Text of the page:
Filter by category:
The remains of two Late Bronze Age initiation ceremonies have been discovered at Krasnosamarskoe in southwestern Russia. Among the finds include bones from dogs and wolves believed to have been eaten during rites of passage in which teenage boys became ‘wolf-men’ warriors. The bones, dated between 3,900 and 3,700 years ago, may be the first archaeological evidence of the existence of adolescent male war bands which have been described in ancient texts.
However, others argue that Indo-European mythology suggests dogs were regarded as having magical properties, including the ability to absorb human illness which would make dogs unfit for consumption.
Nevertheless, the dog bones (image left) show butchery marks and burns consistent with sacrifice and cooking. David Anthony from Hartwick College in N.Y. has been investigating the find and states the dog bones indicate there were at least two rituals involving 21 dogs, and DNA from the dogs’ teeth show they were predominately male – consistent with initiation ceremonies involving young boys.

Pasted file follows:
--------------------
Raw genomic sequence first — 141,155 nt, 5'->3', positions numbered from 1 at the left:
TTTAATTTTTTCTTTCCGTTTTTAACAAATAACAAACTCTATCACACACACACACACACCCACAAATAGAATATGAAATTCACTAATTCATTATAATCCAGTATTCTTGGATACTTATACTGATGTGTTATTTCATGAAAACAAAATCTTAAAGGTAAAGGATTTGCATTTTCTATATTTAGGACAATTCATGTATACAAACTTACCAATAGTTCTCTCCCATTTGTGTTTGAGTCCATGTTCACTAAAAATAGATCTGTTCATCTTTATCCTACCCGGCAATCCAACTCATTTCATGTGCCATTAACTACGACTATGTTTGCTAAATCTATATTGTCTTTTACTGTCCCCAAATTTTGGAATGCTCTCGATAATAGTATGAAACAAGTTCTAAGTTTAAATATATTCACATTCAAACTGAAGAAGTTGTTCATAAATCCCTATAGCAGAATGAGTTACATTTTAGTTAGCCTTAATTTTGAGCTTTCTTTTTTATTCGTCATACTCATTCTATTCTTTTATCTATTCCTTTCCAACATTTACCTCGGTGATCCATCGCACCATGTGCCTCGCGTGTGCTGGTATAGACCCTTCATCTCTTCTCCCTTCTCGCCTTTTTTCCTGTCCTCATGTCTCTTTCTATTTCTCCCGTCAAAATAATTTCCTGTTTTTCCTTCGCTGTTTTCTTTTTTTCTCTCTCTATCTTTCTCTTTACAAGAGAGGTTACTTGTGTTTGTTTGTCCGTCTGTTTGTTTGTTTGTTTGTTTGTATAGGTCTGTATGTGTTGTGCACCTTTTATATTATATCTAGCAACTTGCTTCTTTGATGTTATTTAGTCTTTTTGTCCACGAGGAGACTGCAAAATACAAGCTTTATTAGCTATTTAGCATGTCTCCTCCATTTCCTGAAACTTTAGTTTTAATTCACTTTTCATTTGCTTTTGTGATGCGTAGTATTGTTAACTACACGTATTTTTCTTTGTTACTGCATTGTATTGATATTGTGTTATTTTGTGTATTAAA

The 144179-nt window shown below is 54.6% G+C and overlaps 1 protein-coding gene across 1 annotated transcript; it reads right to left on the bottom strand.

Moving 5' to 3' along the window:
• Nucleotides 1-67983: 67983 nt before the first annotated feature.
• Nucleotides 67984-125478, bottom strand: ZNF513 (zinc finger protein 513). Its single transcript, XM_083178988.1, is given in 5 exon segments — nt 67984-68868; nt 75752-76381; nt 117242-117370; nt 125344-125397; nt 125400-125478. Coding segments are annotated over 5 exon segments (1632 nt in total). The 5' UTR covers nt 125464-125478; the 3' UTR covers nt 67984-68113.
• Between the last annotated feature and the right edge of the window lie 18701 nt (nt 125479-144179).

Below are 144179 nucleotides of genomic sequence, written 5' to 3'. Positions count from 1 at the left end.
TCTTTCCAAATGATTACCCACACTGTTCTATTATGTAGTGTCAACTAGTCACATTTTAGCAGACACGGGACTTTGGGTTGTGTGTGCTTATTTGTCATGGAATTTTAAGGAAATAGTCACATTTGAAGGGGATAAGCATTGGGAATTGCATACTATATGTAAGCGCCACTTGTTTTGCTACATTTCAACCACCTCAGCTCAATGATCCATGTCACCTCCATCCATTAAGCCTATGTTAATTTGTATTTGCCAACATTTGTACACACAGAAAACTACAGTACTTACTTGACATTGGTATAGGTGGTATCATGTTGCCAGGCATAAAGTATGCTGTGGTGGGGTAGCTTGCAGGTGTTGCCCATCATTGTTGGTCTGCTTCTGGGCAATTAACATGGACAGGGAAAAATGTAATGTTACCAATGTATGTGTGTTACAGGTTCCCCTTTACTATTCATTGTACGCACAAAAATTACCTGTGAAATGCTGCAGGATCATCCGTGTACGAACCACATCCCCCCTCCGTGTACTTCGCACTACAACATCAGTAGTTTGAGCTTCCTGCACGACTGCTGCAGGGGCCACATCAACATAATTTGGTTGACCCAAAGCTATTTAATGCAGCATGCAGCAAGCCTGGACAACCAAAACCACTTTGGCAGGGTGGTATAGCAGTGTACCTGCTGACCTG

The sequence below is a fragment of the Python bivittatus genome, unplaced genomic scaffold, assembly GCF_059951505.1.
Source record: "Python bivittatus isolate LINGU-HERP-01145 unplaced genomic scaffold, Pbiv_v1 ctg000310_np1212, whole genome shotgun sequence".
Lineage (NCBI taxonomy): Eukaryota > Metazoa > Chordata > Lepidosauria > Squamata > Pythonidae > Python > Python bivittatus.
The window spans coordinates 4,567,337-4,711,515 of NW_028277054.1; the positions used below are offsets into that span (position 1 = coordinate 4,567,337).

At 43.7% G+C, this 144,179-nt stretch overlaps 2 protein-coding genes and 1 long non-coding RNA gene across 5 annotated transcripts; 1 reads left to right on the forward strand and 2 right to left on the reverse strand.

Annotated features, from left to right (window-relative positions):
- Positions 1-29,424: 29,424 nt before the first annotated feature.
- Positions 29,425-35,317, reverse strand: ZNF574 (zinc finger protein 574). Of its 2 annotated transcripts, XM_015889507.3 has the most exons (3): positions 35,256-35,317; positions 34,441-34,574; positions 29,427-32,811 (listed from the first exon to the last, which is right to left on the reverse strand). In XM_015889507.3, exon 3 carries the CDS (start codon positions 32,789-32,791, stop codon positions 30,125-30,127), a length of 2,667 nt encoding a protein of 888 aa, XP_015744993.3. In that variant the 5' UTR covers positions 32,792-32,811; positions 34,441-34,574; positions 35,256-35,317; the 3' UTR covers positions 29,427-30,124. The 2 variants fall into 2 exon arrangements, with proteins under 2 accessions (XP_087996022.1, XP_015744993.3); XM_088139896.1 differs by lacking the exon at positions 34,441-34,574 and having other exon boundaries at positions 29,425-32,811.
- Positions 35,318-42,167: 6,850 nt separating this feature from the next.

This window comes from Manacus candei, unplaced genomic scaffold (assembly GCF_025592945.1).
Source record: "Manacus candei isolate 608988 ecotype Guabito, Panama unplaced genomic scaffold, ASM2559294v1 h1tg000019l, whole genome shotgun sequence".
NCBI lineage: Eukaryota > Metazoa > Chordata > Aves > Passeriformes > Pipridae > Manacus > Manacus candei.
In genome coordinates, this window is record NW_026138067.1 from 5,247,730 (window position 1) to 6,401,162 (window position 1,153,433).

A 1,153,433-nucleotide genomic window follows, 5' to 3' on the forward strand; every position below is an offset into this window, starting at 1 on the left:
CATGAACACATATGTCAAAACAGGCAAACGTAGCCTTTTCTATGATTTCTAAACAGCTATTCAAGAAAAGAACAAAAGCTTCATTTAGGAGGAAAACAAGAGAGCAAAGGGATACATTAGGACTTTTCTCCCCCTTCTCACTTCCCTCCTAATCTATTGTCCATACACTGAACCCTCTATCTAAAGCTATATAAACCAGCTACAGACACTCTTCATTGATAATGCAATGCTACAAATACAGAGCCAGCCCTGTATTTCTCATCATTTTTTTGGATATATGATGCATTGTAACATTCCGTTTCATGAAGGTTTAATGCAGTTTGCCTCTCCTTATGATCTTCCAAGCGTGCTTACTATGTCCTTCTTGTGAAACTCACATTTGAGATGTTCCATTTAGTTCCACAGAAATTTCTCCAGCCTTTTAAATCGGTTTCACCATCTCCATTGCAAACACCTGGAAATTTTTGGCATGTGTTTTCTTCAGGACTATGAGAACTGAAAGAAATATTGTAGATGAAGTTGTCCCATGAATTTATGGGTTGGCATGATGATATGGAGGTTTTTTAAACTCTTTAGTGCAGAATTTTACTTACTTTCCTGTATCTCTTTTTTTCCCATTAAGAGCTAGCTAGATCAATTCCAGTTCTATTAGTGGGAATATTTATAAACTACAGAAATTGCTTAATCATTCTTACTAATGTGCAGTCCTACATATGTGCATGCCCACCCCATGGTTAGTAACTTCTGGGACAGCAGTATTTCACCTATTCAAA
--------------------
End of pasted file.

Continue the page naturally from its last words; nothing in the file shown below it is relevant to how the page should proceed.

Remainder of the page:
Although the scientists also found bones of cattle at the site, analysis showed these had been slaughtered across seasons suggesting these animals were killed as a food source. However, analysis of the dog bones indicate they were mostly killed during Autumn / Winter months, supporting the adolescent male war band hypothesis. Such findings illustrate the more gruesome side to the ancient human-dog relationship.